For the first time, apostates can tick the ‘no religion’ option on the Census secretly without the risk of their beliefs being exposed to other members of their household. For apostates – people who leave the religions they were raised in, often against their family’s wishes – something as simple as filling in the Census religion box has, in the past, felt fraught with danger. But Faith to Faithless, the UK’s support network for apostates, has welcomed the change, which goes a long way towards protecting vulnerable individuals who would otherwise be at risk of shunning or honour-based abuse.
Previously, as the Census is a household survey, one member was expected to oversee the whole form and may well look at the answers others give. This means that each member may reveal their personal details to that person. The 2021 Census not only includes sensitive questions about religion but also for the first time about sexuality and gender identity.
As this Census is predominantly taking place online, individuals who wish to respond secretly as non-religious or LGBT can now do so by requesting an individual access code from the Office of National Statistics in England or Wales residents or the Northern Ireland Statistics and Research Agency and then fill in their own section of the form accordingly. Family or household members will not be aware that this has happened, and answers can still be edited after the household Census has been completed. The information provided through an individual access code will take priority over any information submitted through the household Census as a whole.
Faith to Faithless Vice Chair and ex-Jehovah’s Witness Ste Richardson told Humanists UK that he personally would have found this option useful on previous the 2001 Census. He stated,
‘Through our work, we have encountered many cases of apostates being subjected to abhorrent abuse, and many face being cut off by their communities if their decision to leave their religion is known. Because of the fear of shunning or honour-based abuse, many apostates have not come out as non-religious to their families and if they still lived with their family, would not previously have been able to take part in the Census in the way they would have liked. This change is an important step towards protecting and representing a traditionally overlooked minority group. This welcome change would have personally helped me had it been available in the past.’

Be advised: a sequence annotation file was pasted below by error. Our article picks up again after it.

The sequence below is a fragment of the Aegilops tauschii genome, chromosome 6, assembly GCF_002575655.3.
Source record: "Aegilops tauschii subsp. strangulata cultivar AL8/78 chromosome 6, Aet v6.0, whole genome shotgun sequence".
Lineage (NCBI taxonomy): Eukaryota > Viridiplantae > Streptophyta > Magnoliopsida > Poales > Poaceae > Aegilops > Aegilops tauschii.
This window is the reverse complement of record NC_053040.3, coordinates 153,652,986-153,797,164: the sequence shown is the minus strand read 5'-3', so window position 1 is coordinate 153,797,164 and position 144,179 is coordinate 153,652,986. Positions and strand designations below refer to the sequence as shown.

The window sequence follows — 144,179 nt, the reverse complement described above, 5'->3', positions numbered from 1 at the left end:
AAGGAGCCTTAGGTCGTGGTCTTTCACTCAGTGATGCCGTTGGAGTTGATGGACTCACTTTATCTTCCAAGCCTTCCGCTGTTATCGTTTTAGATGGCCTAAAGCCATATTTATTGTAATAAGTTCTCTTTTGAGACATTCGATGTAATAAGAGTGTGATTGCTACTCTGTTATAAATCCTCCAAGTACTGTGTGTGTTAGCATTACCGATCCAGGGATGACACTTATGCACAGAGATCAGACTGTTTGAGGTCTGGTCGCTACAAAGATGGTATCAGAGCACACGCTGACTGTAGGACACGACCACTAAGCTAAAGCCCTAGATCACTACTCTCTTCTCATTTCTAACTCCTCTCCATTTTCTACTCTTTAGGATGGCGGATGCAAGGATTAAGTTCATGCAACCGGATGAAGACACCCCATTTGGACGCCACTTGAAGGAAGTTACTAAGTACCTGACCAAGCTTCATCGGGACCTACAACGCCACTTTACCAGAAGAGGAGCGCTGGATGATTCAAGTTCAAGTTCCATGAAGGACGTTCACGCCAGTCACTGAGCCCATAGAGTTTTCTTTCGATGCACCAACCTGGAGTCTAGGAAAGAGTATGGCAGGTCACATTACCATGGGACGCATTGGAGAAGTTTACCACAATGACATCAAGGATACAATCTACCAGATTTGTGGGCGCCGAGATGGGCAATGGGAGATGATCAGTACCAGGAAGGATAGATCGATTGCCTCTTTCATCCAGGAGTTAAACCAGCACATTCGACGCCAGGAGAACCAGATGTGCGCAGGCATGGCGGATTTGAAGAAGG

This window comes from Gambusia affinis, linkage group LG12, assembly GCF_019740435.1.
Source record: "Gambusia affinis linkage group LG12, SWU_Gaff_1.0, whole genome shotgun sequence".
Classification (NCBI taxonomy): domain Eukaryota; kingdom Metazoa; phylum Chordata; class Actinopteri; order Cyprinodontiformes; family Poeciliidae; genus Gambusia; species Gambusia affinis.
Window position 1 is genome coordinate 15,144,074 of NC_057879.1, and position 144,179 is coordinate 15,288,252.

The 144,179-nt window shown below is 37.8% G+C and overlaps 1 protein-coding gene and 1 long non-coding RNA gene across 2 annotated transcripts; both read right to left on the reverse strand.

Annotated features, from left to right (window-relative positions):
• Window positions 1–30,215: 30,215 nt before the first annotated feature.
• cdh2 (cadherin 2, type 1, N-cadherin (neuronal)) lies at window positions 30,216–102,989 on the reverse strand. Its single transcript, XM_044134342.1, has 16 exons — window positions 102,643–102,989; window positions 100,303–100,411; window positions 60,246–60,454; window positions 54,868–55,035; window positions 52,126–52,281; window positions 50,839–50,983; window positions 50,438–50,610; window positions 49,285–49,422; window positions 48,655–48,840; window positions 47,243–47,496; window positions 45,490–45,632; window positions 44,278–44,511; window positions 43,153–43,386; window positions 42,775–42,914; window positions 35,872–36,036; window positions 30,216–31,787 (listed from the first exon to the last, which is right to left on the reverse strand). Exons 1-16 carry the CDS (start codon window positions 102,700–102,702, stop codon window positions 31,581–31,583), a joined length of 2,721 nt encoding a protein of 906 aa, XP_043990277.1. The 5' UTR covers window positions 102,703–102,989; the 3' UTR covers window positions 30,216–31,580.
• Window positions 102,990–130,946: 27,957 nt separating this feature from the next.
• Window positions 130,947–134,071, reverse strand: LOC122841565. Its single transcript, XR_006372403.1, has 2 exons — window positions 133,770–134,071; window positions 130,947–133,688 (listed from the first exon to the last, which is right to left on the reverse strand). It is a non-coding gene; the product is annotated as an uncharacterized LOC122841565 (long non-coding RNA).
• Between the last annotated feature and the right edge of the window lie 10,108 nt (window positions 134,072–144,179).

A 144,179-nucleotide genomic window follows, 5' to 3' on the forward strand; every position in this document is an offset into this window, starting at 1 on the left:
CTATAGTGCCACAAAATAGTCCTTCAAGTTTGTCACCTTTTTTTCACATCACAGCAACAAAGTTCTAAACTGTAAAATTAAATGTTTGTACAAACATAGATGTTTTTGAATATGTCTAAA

Faith to Faithless is part of Humanists UK, which is encouraging people who are not in any meaningful sense religious to tick the ‘no religion’ option on the 2021 Census. It is running the campaign because the biased and leading nature of the Census question has in the past caused many people who don’t believe in or practise a religion to nonetheless tick a religion box by default. In 2011 the consequence was that, compared with more accurate surveys, the number of non-religious people was cut in half.
This matters because Census results are used by government and local authorities to make important policy decisions. These include how to allocate funding to state services such as education, health, social care, and pastoral care. The continuing requirement for compulsory Christian worship in state schools is justified based on the Census results, as is the ever-increasing number of state faith schools, and aspects of our constitutional settlement like, for example, the ongoing presence of 26 bishops voting in Parliament.
Humanists UK’s Chief Executive Andrew Copson commented,
‘We are delighted that the Office for National Statistics and the Northern Ireland Statistics and Research Agency have developed this essential safeguarding option. This will greatly advance the accuracy of the Census itself. However, we remain concerned that the Census religion question, in asking “What is your religion?”, is designed to lead as many people as possible to tick a religious box. We hope that this change will at least enable a few more people to tick “No religion”.’
For further comment or information, please contact Humanists UK Director of Public Affairs and Policy Richy Thompson at email@example.com or phone 020 7324 3072 or 07534 248 596.
Read more about Faith to Faithless.
Read more about our Census 2021 Campaign.
Humanists UK is the national charity working on behalf of non-religious people. Powered by 100,000 members and supporters, we advance free thinking and promote humanism to create a tolerant society where rational thinking and kindness prevail. We provide ceremonies, pastoral care, education, and support services benefitting over a million people every year and our campaigns advance humanist thinking on ethical issues, human rights, and equal treatment for all.